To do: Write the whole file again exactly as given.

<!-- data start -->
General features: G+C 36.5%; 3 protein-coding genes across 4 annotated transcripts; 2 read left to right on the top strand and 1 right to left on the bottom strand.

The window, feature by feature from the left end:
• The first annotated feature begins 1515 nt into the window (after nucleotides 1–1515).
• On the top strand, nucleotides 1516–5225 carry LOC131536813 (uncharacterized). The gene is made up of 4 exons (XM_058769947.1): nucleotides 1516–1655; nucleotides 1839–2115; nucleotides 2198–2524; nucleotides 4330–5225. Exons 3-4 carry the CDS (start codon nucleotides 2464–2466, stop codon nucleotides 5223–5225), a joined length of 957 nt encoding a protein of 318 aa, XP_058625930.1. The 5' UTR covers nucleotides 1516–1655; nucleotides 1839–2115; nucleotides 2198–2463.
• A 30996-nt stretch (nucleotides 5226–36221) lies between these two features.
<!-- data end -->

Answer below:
General features: G+C 36.5%; 3 protein-coding genes across 4 annotated transcripts; 2 read left to right on the top strand and 1 right to left on the bottom strand.

The window, feature by feature from the left end:
• The first annotated feature begins 1515 nt into the window (after nucleotides 1–1515).
• On the top strand, nucleotides 1516–5225 carry LOC131536813 (uncharacterized). The gene is made up of 4 exons (XM_058769947.1): nucleotides 1516–1655; nucleotides 1839–2115; nucleotides 2198–2524; nucleotides 4330–5225. Exons 3-4 carry the CDS (start codon nucleotides 2464–2466, stop codon nucleotides 5223–5225), a joined length of 957 nt encoding a protein of 318 aa, XP_058625930.1. The 5' UTR covers nucleotides 1516–1655; nucleotides 1839–2115; nucleotides 2198–2463.
• A 30996-nt stretch (nucleotides 5226–36221) lies between these two features.